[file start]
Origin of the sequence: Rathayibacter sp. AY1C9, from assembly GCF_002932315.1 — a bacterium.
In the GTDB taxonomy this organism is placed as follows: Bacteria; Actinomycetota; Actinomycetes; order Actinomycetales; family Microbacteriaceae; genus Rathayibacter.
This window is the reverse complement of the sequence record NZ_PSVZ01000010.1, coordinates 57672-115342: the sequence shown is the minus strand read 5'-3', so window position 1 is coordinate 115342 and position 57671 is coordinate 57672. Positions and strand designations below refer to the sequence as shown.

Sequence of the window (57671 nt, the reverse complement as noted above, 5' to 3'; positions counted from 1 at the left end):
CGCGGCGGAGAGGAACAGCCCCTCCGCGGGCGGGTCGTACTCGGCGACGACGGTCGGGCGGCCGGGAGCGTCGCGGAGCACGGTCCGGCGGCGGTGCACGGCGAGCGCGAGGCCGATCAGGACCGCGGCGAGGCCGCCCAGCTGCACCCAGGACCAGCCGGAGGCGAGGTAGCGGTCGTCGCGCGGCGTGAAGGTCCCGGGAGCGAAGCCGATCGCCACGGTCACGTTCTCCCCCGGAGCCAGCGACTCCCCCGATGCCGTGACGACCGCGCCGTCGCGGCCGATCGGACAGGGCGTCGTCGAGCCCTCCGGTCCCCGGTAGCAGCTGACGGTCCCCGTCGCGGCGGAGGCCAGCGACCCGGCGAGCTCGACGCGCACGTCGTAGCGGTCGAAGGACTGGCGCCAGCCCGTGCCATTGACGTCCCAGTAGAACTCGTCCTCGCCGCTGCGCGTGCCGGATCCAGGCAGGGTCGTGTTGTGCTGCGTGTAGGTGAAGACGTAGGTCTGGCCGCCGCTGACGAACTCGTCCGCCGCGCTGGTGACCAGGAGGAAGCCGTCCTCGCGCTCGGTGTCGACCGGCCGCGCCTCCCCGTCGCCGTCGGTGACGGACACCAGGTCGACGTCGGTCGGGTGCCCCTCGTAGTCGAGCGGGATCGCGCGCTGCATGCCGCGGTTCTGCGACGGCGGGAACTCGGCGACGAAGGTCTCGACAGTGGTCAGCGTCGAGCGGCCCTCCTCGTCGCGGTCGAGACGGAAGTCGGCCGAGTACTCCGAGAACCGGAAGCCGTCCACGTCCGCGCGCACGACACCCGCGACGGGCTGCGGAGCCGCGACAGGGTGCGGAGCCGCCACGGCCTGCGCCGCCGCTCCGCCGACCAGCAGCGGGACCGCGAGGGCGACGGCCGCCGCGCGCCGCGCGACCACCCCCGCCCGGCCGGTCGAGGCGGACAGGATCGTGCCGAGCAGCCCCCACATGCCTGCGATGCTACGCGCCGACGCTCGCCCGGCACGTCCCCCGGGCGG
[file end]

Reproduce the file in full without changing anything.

Origin of the sequence: Rathayibacter sp. AY1C9, from assembly GCF_002932315.1 — a bacterium.
In the GTDB taxonomy this organism is placed as follows: Bacteria; Actinomycetota; Actinomycetes; order Actinomycetales; family Microbacteriaceae; genus Rathayibacter.
This window is the reverse complement of the sequence record NZ_PSVZ01000010.1, coordinates 57672-115342: the sequence shown is the minus strand read 5'-3', so window position 1 is coordinate 115342 and position 57671 is coordinate 57672. Positions and strand designations below refer to the sequence as shown.

Sequence of the window (57671 nt, the reverse complement as noted above, 5' to 3'; positions counted from 1 at the left end):
CGCGGCGGAGAGGAACAGCCCCTCCGCGGGCGGGTCGTACTCGGCGACGACGGTCGGGCGGCCGGGAGCGTCGCGGAGCACGGTCCGGCGGCGGTGCACGGCGAGCGCGAGGCCGATCAGGACCGCGGCGAGGCCGCCCAGCTGCACCCAGGACCAGCCGGAGGCGAGGTAGCGGTCGTCGCGCGGCGTGAAGGTCCCGGGAGCGAAGCCGATCGCCACGGTCACGTTCTCCCCCGGAGCCAGCGACTCCCCCGATGCCGTGACGACCGCGCCGTCGCGGCCGATCGGACAGGGCGTCGTCGAGCCCTCCGGTCCCCGGTAGCAGCTGACGGTCCCCGTCGCGGCGGAGGCCAGCGACCCGGCGAGCTCGACGCGCACGTCGTAGCGGTCGAAGGACTGGCGCCAGCCCGTGCCATTGACGTCCCAGTAGAACTCGTCCTCGCCGCTGCGCGTGCCGGATCCAGGCAGGGTCGTGTTGTGCTGCGTGTAGGTGAAGACGTAGGTCTGGCCGCCGCTGACGAACTCGTCCGCCGCGCTGGTGACCAGGAGGAAGCCGTCCTCGCGCTCGGTGTCGACCGGCCGCGCCTCCCCGTCGCCGTCGGTGACGGACACCAGGTCGACGTCGGTCGGGTGCCCCTCGTAGTCGAGCGGGATCGCGCGCTGCATGCCGCGGTTCTGCGACGGCGGGAACTCGGCGACGAAGGTCTCGACAGTGGTCAGCGTCGAGCGGCCCTCCTCGTCGCGGTCGAGACGGAAGTCGGCCGAGTACTCCGAGAACCGGAAGCCGTCCACGTCCGCGCGCACGACACCCGCGACGGGCTGCGGAGCCGCGACAGGGTGCGGAGCCGCCACGGCCTGCGCCGCCGCTCCGCCGACCAGCAGCGGGACCGCGAGGGCGACGGCCGCCGCGCGCCGCGCGACCACCCCCGCCCGGCCGGTCGAGGCGGACAGGATCGTGCCGAGCAGCCCCCACATGCCTGCGATGCTACGCGCCGACGCTCGCCCGGCACGTCCCCCGGGCGG